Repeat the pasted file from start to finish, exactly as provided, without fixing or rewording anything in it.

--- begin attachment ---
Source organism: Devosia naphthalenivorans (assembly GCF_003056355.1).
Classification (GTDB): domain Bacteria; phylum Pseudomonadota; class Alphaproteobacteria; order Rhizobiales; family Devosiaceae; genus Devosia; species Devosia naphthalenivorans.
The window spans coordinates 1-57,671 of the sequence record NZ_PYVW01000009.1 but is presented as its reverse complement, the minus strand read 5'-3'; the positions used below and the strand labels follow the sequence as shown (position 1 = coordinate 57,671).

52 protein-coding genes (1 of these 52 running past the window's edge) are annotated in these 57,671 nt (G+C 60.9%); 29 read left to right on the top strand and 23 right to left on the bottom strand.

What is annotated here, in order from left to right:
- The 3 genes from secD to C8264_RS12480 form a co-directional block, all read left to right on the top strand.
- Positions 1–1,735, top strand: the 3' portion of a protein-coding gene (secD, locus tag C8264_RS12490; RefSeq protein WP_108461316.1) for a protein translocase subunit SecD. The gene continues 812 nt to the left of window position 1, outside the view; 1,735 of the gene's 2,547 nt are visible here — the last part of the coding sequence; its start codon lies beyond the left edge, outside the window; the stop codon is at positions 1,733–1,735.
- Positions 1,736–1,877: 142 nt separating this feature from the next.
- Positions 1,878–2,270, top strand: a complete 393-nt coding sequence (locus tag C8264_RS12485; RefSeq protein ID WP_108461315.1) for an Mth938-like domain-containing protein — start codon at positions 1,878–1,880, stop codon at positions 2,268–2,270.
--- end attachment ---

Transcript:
Source organism: Devosia naphthalenivorans (assembly GCF_003056355.1).
Classification (GTDB): domain Bacteria; phylum Pseudomonadota; class Alphaproteobacteria; order Rhizobiales; family Devosiaceae; genus Devosia; species Devosia naphthalenivorans.
The window spans coordinates 1-57,671 of the sequence record NZ_PYVW01000009.1 but is presented as its reverse complement, the minus strand read 5'-3'; the positions used below and the strand labels follow the sequence as shown (position 1 = coordinate 57,671).

52 protein-coding genes (1 of these 52 running past the window's edge) are annotated in these 57,671 nt (G+C 60.9%); 29 read left to right on the top strand and 23 right to left on the bottom strand.

What is annotated here, in order from left to right:
- The 3 genes from secD to C8264_RS12480 form a co-directional block, all read left to right on the top strand.
- Positions 1–1,735, top strand: the 3' portion of a protein-coding gene (secD, locus tag C8264_RS12490; RefSeq protein WP_108461316.1) for a protein translocase subunit SecD. The gene continues 812 nt to the left of window position 1, outside the view; 1,735 of the gene's 2,547 nt are visible here — the last part of the coding sequence; its start codon lies beyond the left edge, outside the window; the stop codon is at positions 1,733–1,735.
- Positions 1,736–1,877: 142 nt separating this feature from the next.
- Positions 1,878–2,270, top strand: a complete 393-nt coding sequence (locus tag C8264_RS12485; RefSeq protein ID WP_108461315.1) for an Mth938-like domain-containing protein — start codon at positions 1,878–1,880, stop codon at positions 2,268–2,270.